An example of language use is the word “salah” and its synonyms as used by Muslims. “Salah” is often translated and/or adopted in regional languages (“namaz” in Urdu and from thence in Pakistani English, and “the prayer” or “prayer” in English). “I must go to salah” “It’s time for namaz” and “the prayer is due” variously use “salah” “namaz” and “the prayer” synonymously to refer to the formal Muslim prayer of either a pair of rakahs, two pairs of rakahs or one pair of rakahs and an odd rakah. The signification is contextually dependent on the time of day. That is, it depends on which of the prayers are being referred to (Fajr/Dawn, Zuhr/Noon, Asr/Mid-afternoon, Magrib (Sunset) or Isha (Evening) each within its time and preferably in congregation.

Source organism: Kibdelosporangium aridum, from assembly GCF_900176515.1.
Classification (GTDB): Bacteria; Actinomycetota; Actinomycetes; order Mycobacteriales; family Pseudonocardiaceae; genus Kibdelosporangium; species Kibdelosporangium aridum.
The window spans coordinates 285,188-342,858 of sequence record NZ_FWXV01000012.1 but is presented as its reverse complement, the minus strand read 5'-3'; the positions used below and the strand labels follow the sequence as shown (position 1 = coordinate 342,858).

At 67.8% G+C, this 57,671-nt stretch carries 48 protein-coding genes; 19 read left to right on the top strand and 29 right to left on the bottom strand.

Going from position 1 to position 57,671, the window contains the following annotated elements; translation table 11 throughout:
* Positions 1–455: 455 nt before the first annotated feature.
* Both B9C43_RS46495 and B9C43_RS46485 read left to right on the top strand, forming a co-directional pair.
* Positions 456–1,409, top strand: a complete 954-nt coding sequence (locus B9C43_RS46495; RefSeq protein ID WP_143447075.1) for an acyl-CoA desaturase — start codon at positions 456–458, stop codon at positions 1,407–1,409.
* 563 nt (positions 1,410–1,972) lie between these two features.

“The prayer” is very seldom used by westerners in this denotation, though “the Lord’s Prayer” refers to the “Our Father” and “prayers” refers generally to linking up with God, usually before going to bed. The New Oxford Shorter English Dictionary (1993) has four definitions, and, although they all catch something of the spiritual meaning, the Shariya praxis of “the prayer” is not represented by any of them. In the dictionary list of collocations, “prayer” is used as a descriptive noun collocation with “rug” to refer to the” sajda”, or “Muslim prayer rug”, but that is all. British Muslims use “namaz”, “the prayer” or “prayer” in the sense of “salah”, and the verb “pray” or “perform the prayer/namaz” in the sense of “salli” or “do/make salah”. Therefore the words “prayer” and “pray”, as well as “namaz” and “salah”, when used by Muslims (to other Muslims and often while propagating Islam) are all examples of Islamic lexical patterns of English.
Read on: Towards an ME Corpus